Just so you know, you can correct me. Yeah, you did. Okay, great. You did, you did a great job. Um, hey, thanks for taking some time to meet with us. Uh, I know that you're busy and so we'll, we'll just, we'll, we'll get right to it. You know, the first question is just a general question, um, and then we'll dive into the health IT technology portion.

You know, what are some of the things that your health system is doing to handle, uh, the pandemic in your community? Obviously Children's Hospital, you guys have some specific, uh, cases and, uh, and, and different cases that you would be dealing with. It's a big portion of our response to this particular pandemic is, uh, is multifaceted.

One is working with the adult hospital and the school of medicine in terms of ensuring that. We have the right kind of testing available. So Stanford came up with its own COVID 19 testing, uh, frameworks, and, uh, that's available through our system. Um, another big portion is in terms of preparing our staff what is needed in the hospital, what is needed outside to support that staff, and making sure we have clear communication guidelines.

Uh, for the last week or so, we have a command center running in the hospital. Which is handling all the communication, all the potential changes we've had to make in the EHR as well as surrounding systems just around covid. Um, and at the same time we have an IS command center running, just like it was a go live to support the command center as requests come in for changes into the system.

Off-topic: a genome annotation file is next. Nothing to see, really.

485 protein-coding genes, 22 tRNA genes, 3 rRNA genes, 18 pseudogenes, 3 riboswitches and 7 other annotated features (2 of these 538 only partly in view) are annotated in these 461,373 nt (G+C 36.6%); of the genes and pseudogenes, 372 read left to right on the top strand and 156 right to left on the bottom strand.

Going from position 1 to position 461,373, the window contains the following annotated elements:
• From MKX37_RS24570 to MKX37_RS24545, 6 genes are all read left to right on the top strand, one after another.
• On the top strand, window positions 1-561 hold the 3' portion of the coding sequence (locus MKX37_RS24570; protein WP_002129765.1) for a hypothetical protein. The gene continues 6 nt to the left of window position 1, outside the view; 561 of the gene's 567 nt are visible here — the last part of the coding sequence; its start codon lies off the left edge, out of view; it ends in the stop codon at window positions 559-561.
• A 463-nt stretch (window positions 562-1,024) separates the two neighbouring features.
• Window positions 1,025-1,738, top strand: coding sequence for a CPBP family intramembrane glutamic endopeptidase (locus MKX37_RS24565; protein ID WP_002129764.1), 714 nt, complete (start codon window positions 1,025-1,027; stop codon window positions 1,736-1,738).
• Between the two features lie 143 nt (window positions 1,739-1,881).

Um, in parallel we are looking at more.

Uh, support staff, um, including docs. Um, and then we are seeing a massive surge in, um, telehealth visits. Uh, in fact, our approach to a lot of this is that you are not coming to a clinic or a hospital. Um, the first triage point is a telehealth visit. Um, and then based on that, we decide whether you're coming to a drive through clinic for a covid test, or we are sending you to an er.

Um, to be taken care of. So depending on the severity of the situation. Uh, so that's the framework and we've been working in terms of getting that clinic set up, um, getting the drive through 10 set up. Um, you know, our apart as the adult side are setting up wireless in a parking lot, as an example. And then we are supporting the technologies to make sure that the pediatric side is handling our EHR.

With our support tools. So, uh, so as ACTO, you're, you're handling, uh, you're focused in on the technology aspect. So let's, let's talk about that. 'cause I've gotten some questions from people on scaling up and, and those kinds of things. So you're doing, you are, um. Your telehealth is increasing in capacity now.